Editor’s Note: Issac Bailey has been a journalist in South Carolina for two decades and was most recently the primary columnist for The Sun News in Myrtle Beach. He was a 2014 Harvard University Nieman fellow. Follow him on Twitter: @ijbailey. The views expressed are his own.
Issac Bailey on the view of some that police have no choice but to shoot after racially profiling a black man
Of course he did something wrong. He made the cop shoot him.
He was insufficiently compliant, too imperfect, probably both.
There’s no other reasonable explanation, because cops are good men doing impossible jobs, and good men doing impossible jobs need our support, must have our support.
That man, he made the cop fear him, had to, made the cop pull out his baton or pepper spray or stun gun or Glock. Why are we wasting time mourning wasted blood flowing from the body of a wasted life?
He’s been arrested before, certainly. Maybe stole some cigarillos from the helpless owner of a corner store. And you know he smoked a little weed, if not that night on that dark street corner, last week or the week before. And we know what weed does to their systems.
Who told him to wear that hoodie? His pants sagging like a prisoner’s? He had on a red sweater. The Crips? That blue cap. He should have known that would have triggered the cop’s training on gangs and gang violence. And those tattoos, a thug’s signature decoration, if ever there was one.
Who gave him that nice car? You know drug dealers drive cars like that, and drug dealers are a threat to us all, and cops, good men doing impossible jobs, are supposed to take the likes of them off the street. They need to be praised for doing so, not questioned about how they go about doing so.
Who told him to reach down so quickly when the cop told him to retrieve his ID slowly from his back pocket? Who told him to smoke that cigarette in his own car?
Why did he keep shouting, asking why he was being stopped and detained, long after that cop told him to shut his fat mouth? Any time my daddy told me to shut my fat mouth, I shut it, immediately, or he shut it for me. Maybe that’s why he didn’t know to do the same because, you know, they usually don’t have daddies.
Why didn’t he smile more, appreciate the cop’s protection? That smile would have put that cop at ease. That smile could have saved his life, if only he was willing to paint it on his face for a few seconds. But, no, he wanted to be hard and disrespectful instead. I mean, really, he had no reason to fear that cop and should have known that the cop, like every cop, whether in Baton Rouge or Minnesota, had good reason to fear him.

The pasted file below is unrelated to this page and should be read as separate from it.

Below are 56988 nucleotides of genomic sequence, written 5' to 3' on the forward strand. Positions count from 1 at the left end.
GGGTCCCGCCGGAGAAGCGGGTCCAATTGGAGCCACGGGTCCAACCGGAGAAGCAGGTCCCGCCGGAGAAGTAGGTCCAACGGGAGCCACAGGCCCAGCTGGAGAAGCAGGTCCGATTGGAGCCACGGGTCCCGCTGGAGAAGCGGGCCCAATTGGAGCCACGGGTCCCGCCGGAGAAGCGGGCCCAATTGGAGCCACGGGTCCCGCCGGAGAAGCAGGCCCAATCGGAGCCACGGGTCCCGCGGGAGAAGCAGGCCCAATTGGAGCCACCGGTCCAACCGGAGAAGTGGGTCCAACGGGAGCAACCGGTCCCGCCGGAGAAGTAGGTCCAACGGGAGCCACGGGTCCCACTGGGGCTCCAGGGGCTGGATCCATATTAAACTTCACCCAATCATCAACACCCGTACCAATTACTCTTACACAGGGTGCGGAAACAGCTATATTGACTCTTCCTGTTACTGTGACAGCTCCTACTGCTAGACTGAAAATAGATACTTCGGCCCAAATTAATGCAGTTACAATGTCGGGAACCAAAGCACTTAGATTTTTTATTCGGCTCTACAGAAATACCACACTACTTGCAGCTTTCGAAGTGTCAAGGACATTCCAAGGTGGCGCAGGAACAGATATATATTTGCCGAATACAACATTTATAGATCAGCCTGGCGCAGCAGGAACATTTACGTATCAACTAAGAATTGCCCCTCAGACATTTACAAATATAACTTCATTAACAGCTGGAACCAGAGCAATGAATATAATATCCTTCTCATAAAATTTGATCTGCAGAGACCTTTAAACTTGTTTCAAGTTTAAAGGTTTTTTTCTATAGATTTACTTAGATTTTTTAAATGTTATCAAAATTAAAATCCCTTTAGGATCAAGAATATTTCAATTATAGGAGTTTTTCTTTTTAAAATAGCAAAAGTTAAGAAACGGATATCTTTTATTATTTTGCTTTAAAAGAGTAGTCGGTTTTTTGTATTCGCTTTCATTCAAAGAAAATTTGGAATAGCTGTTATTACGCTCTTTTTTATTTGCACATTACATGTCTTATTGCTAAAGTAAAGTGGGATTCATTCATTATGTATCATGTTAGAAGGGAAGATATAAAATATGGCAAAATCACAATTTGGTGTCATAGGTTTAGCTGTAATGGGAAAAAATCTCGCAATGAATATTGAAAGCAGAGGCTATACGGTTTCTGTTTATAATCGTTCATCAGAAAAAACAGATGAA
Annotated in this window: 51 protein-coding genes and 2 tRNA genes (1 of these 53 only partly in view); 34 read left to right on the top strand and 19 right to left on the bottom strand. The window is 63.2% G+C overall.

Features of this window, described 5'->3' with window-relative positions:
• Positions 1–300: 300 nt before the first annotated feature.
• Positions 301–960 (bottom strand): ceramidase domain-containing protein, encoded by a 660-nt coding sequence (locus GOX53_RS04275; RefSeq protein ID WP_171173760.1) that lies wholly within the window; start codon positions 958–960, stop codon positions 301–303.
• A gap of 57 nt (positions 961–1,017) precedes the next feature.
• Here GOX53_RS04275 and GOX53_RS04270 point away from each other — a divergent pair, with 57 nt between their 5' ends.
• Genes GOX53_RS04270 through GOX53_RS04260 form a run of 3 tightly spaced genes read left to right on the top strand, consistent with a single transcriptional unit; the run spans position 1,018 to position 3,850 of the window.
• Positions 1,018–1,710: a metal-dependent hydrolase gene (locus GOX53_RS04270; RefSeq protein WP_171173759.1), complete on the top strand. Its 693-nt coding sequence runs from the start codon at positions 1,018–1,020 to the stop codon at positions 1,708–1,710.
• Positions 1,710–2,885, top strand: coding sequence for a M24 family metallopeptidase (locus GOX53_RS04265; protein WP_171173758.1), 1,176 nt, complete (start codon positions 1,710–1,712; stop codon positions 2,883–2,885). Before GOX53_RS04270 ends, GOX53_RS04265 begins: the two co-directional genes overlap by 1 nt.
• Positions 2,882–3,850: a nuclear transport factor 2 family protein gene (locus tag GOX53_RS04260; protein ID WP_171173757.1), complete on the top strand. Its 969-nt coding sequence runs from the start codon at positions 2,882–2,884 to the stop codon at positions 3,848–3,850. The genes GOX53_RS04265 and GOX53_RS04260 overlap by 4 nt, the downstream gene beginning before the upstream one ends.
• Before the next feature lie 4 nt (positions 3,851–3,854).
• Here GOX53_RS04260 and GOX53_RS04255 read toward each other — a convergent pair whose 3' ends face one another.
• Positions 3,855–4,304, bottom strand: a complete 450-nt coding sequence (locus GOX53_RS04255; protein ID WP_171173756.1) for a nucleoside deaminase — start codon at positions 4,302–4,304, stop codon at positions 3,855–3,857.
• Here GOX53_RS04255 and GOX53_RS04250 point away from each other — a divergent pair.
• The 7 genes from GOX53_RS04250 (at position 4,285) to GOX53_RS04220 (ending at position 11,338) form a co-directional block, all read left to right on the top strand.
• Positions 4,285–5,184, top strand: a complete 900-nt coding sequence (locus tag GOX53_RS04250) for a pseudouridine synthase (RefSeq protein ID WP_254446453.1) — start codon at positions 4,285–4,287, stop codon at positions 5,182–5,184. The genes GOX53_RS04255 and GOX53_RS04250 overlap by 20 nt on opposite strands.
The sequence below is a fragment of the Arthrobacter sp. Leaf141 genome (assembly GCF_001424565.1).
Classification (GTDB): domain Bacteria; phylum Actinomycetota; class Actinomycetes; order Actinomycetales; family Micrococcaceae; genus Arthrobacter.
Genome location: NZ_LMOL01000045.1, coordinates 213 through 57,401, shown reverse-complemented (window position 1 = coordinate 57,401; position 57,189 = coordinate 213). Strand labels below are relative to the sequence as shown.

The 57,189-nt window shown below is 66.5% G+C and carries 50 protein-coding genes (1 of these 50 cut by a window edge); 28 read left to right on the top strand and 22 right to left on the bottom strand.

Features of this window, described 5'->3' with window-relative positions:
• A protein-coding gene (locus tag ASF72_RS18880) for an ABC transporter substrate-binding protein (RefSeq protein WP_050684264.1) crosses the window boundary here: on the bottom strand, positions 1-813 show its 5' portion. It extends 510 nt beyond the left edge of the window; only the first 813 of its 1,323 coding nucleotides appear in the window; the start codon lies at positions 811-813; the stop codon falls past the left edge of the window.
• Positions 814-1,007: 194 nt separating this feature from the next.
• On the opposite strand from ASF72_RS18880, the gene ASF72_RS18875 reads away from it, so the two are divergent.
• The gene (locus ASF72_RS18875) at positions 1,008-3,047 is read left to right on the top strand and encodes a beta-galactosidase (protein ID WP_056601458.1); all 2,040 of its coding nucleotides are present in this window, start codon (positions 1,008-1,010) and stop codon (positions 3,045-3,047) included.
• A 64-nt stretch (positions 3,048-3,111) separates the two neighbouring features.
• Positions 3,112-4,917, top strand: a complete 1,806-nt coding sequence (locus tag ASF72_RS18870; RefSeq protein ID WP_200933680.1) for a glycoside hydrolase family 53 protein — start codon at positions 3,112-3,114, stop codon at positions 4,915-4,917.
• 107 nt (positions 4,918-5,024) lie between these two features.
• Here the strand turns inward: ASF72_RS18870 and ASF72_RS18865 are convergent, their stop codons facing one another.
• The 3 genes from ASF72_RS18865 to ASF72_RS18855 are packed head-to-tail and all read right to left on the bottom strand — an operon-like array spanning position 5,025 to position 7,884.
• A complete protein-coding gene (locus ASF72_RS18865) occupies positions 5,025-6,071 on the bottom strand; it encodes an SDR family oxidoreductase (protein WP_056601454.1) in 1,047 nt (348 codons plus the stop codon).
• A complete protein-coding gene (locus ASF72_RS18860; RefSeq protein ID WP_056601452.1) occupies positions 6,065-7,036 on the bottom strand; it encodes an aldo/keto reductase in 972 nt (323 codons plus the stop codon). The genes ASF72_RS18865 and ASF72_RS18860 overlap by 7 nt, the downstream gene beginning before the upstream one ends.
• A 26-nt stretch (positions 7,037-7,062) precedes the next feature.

You know, without cops, we’d all be in trouble. Why couldn’t he see that?
Didn’t his parents give him “The Talk,” about how to reach a state of perfection in the presence of a man with a badge? Shame on his parents if he didn’t. Shame on him if he didn’t take good enough notes to be effective when staring down the barrel of a cop’s gun if his parents did.
Maybe none of that applies to him. But he’s still one of them, and they commit a disproportionate of crime. That’s why he’s suspect on the spot. That’s not the cop’s fault; that’s their fault.
Blame them for his death, not the cop who pulled the trigger, if not out of anger or fear or self-preservation, but common sense. They are dangerous. Maybe he wasn’t dangerous. But a cop has to get home safely to the wife he’s trying to love and the kids he’s trying to raise. You can’t expect him to assume that that man in that instance was one of the few good ones in the bunch.
The cop? Clearly a good man. How do we know? Because he’s a cop, an officer of the law, and where there’s no law, chaos reigns. The badge, the uniform, the smile, they all tell us he’s good. Because only good men willingly run toward the problem everyone else is fleeing.
The cop needs our support. You can see on the video how distraught he was for being forced to shoot that man. We must pray for him, console him, put ourselves in his shoes. The horror of having to live in the aftermath of taking an unarmed man’s life.
The cop desperately needs our prayers. Can you imagine the pressure he’s under, the guilt he’s feeling, because he’s the focus of angry protesters for the sin of simply doing his job?
And if that cop made a mistake, or if several cops keep making similar ones, well, we don’t have the right to judge him, or them, too harshly, or use their missteps to judge the entire profession.
Because cops are good men doing impossible jobs, nothing is more important than shielding them from unfair criticism. Because treating them as though they are guilty until proven innocent would be wrong.